PubMed Abstract | CrossRef Full Text | Google Scholar

Lee, B. C., Kaya, A., Ma, S., Kim, G., Gerashchenko, M. V., Yim, S. H., et al. (2014). Methionine restriction extends lifespan of Drosophila melanogaster under conditions of low amino-acid status. Nat. Commun. 5, 3592. doi:10.1038/ncomms4592

PubMed Abstract | CrossRef Full Text | Google Scholar

Lee, J., Purello, C., Booth, S. L., Bennett, B., Wiley, C. D., and Korstanje, R. (2023). Chow diet in mouse aging studies: nothing regular about it. Geroscience 45, 2079–2084. doi:10.1007/s11357-023-00775-9

PubMed Abstract | CrossRef Full Text | Google Scholar

Lee, K. P., Simpson, S. J., Clissold, F. J., Brooks, R., Ballard, J. W., Taylor, P. W., et al. (2008). Lifespan and reproduction in Drosophila: new insights from nutritional geometry. Proc. Natl. Acad. Sci. U. S. A. 105, 2498–2503. doi:10.1073/pnas.0710787105

PubMed Abstract | CrossRef Full Text | Google Scholar

Leeson, S., and Summers, J. D. (2005). Commercial poultry nutrition. 3rd Edition. China: Nottingham University Press.

Google Scholar

Liao, C. Y., Rikke, B. A., Johnson, T. E., Diaz, V., and Nelson, J. F. (2010). Genetic variation in the murine lifespan response to dietary restriction: from life extension to life shortening. Aging Cell. 9, 92–95. doi:10.1111/j.1474-9726.2009.00533.x

PubMed Abstract | CrossRef Full Text | Google Scholar

Luiking, Y. C., Deutz, N. E., Jakel, M., and Soeters, P. B. (2005). Casein and soy protein meals differentially affect whole-body and splanchnic protein metabolism in healthy humans. J. Nutr. 135, 1080–1087. doi:10.1093/jn/135.5.1080

PubMed Abstract | CrossRef Full Text | Google Scholar

Mair, W., Goymer, P., Pletcher, S. D., and Partridge, L. (2003). Demography of dietary restriction and death in Drosophila. Science 301, 1731–1733. doi:10.1126/science.1086016

PubMed Abstract | CrossRef Full Text | Google Scholar

Mair, W., Panowski, S. H., Shaw, R. J., and Dillin, A. (2009). Optimizing dietary restriction for genetic epistasis analysis and gene discovery in C. elegans. PLoS One 4, e4535. doi:10.1371/journal.pone.0004535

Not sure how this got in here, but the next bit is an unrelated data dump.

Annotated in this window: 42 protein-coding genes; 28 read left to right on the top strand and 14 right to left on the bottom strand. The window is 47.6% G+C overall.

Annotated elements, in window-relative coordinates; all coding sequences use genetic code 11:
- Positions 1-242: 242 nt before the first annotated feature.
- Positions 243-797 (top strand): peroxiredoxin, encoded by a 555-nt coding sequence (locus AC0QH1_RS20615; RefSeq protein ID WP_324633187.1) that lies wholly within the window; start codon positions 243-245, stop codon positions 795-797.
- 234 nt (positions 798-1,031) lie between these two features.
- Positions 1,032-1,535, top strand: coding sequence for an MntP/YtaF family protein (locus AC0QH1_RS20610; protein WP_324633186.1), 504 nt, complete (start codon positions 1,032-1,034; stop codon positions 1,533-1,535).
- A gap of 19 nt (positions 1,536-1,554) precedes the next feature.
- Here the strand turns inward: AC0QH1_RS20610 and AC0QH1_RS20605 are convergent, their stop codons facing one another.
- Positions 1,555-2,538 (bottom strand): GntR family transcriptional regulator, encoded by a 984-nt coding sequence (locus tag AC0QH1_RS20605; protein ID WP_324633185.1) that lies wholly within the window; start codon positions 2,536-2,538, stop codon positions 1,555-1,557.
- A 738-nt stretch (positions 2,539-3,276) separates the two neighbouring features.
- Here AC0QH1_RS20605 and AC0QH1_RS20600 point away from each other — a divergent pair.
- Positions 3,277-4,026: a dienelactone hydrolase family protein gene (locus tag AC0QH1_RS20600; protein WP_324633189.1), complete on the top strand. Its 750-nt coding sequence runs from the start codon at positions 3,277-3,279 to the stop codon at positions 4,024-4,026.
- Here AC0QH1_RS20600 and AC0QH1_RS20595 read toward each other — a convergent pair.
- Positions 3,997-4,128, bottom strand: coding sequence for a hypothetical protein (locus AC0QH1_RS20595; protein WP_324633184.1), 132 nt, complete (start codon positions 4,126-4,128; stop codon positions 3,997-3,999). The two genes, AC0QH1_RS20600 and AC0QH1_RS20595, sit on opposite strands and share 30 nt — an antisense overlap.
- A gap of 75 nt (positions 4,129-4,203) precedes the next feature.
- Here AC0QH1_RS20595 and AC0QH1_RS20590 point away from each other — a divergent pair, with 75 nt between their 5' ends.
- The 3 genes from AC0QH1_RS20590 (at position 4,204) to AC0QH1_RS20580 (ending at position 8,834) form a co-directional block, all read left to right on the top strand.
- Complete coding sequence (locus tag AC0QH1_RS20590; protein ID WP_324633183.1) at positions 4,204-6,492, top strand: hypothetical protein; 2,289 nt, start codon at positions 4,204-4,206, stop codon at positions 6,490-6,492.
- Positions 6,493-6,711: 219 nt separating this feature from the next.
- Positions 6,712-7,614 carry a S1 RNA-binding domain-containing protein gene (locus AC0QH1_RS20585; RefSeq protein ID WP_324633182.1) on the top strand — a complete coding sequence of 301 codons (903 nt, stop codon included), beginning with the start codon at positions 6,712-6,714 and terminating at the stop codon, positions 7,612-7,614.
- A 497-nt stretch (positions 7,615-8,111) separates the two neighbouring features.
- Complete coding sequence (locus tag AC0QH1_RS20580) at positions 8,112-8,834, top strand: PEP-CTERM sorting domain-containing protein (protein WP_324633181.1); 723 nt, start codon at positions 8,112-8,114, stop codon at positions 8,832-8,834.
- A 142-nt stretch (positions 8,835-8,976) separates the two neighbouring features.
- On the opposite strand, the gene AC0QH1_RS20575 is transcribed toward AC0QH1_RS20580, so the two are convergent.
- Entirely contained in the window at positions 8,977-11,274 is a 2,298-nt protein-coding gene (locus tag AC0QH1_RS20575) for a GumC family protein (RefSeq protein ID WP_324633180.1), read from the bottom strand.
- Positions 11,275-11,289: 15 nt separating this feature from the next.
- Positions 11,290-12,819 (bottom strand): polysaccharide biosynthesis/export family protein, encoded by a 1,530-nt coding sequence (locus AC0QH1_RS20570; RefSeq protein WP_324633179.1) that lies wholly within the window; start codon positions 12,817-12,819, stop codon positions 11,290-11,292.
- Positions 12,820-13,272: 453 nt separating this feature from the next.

PubMed Abstract | CrossRef Full Text | Google Scholar

Mair, W., Piper, M. D., and Partridge, L. (2005). Calories do not explain extension of life span by dietary restriction in Drosophila. PLoS Biol. 3, e223. doi:10.1371/journal.pbio.0030223

PubMed Abstract | CrossRef Full Text | Google Scholar

Martin, G. M., Austad, S. N., and Johnson, T. E. (1996). Genetic analysis of ageing: role of oxidative damage and environmental stresses. Nat. Genet. 13, 25–34. doi:10.1038/ng0596-25

PubMed Abstract | CrossRef Full Text | Google Scholar

Masoro, E. J., Iwasaki, K., Gleiser, C. A., McMahan, C. A., Seo, E. J., and Yu, B. P. (1989). Dietary modulation of the progression of nephropathy in aging rats: an evaluation of the importance of protein. Am. J. Clin. Nutr. 49, 1217–1227. doi:10.1093/ajcn/49.6.1217

PubMed Abstract | CrossRef Full Text | Google Scholar

Mattes, M. D., Koturbash, I., Leung, C. N., Wen, S., and Jacobson, G. M. (2024). A phase I trial of a methionine restricted diet with concurrent radiation therapy. Nutr. Cancer, 1–6. doi:10.1080/01635581.2024.2340784

CrossRef Full Text | Google Scholar

Matthews, M. K., Wilcox, H., Hughes, R., Veloz, M., Hammer, A., Banks, B., et al. (2020). Genetic influences of the microbiota on the life span of Drosophila melanogaster. Appl. Environ. Microbiol. 86, e00305. doi:10.1128/AEM.00305-20

PubMed Abstract | CrossRef Full Text | Google Scholar

Mattison, J. A., Roth, G. S., Beasley, T. M., Tilmont, E. M., Handy, A. M., Herbert, R. L., et al. (2012). Impact of caloric restriction on health and survival in rhesus monkeys from the NIA study. Nature 489, 318–321. nature11432 [pii]. doi:10.1038/nature11432

PubMed Abstract | CrossRef Full Text | Google Scholar